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APIIC-Emaar scam: Will Acharya spill the beans?

Sources close to this IAS officer say he has been telling his colleagues about the role of a YSR confidant in the scam.

Published: 31st January 2012 05:58 AM  |   Last Updated: 16th May 2012 06:25 PM   |  A+A-

b-p-acharaya

HYDERABAD: Will senior IAS officer BP Acharya reveal the names of the ‘real culprits’ behind in the APIIC-Emaar Properties scam? In an exclusive interview given to Express months after the CBI had registered a case against him, Acharya said that he was being made a “scapegoat’’ and that the “real culprits’’ were being protected by vested interests’’.

Sources close to Acharya said the senior IAS officer had been, of late, telling his colleagues about the role of a confidant of the late YS Rajasekhara Reddy in the scam.

“I was directed by him (YSR’s Man Friday) to reduce the stake and even his brother-in-law was involved in the decision.

Why should I only be made the scapegoat?’’ is what Acharya is believed to have told.

Sources said that with the CBI delaying his arrest, though a case was registered against him on August 17, Acharya was somewhat confident that he would not be arrested.

“But the moment Vijay Raghavan was arrested, Acharya said he might be arrested anytime now and appeared disturbed,’’ the sources said.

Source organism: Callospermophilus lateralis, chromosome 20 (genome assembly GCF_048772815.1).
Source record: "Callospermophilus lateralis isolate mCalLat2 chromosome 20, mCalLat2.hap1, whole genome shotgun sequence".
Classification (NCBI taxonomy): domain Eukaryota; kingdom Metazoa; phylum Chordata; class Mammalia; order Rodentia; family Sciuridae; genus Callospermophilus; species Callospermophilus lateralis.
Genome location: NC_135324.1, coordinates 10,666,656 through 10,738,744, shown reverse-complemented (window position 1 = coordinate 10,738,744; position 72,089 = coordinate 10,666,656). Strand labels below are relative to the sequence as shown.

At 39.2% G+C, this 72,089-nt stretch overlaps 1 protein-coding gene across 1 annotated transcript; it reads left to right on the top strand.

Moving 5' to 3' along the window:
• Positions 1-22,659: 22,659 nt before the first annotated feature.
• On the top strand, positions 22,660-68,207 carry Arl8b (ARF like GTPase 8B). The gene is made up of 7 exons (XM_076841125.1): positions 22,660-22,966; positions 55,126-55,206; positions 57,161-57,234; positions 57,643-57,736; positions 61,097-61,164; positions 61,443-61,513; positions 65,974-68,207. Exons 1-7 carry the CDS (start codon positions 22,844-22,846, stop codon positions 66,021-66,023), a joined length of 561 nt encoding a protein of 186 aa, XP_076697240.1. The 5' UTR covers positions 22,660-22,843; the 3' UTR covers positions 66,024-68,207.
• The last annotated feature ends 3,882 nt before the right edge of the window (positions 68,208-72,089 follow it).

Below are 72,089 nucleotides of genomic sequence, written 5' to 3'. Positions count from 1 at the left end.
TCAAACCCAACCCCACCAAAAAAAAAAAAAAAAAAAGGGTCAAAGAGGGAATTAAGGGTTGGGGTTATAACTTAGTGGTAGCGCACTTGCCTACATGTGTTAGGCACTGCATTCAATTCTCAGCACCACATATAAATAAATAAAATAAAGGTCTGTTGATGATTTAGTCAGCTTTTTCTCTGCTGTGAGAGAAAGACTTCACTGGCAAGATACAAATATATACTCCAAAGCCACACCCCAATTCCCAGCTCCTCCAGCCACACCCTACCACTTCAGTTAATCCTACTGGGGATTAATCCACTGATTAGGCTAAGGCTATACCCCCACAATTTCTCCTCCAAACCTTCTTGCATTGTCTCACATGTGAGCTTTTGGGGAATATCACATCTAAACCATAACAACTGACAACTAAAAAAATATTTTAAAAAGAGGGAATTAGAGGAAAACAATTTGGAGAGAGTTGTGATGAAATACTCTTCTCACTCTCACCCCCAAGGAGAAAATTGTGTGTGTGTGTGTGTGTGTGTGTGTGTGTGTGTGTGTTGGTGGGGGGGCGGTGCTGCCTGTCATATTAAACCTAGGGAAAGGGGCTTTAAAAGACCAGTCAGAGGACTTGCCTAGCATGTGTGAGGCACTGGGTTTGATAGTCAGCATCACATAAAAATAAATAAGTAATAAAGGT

Acharya said he hoped that the CBI would conduct an impartial investigation.

The CBI had searched Acharya’s residence in August 2011 and seized some documents.

Ever since he has been on the CBI radar.

The 1983-batch IAS officer has been paying regular visits to hospitals for checking his blood pressure which has been fluctuating ever since.

Twice he submitted his medical bills to the government.

‘’I am absolutely clean and will prove my innocence in the court of law.

I am being made a scapegoat by some vested interests who are trying to protect the real culprits.

I will come out vindicated.

I regret having had a stint as MD of APIIC,’’ Acharya had said in the interview with Express in the past.

Acharya, who has been advising his colleagues against ‘’blindly following’’ what political bosses say, appeared determined to name some of the top people on whose instructions the equity was reduced from 49 per cent to 26 per cent and again to 6.5 per cent, causing a huge loss to the exchequer.



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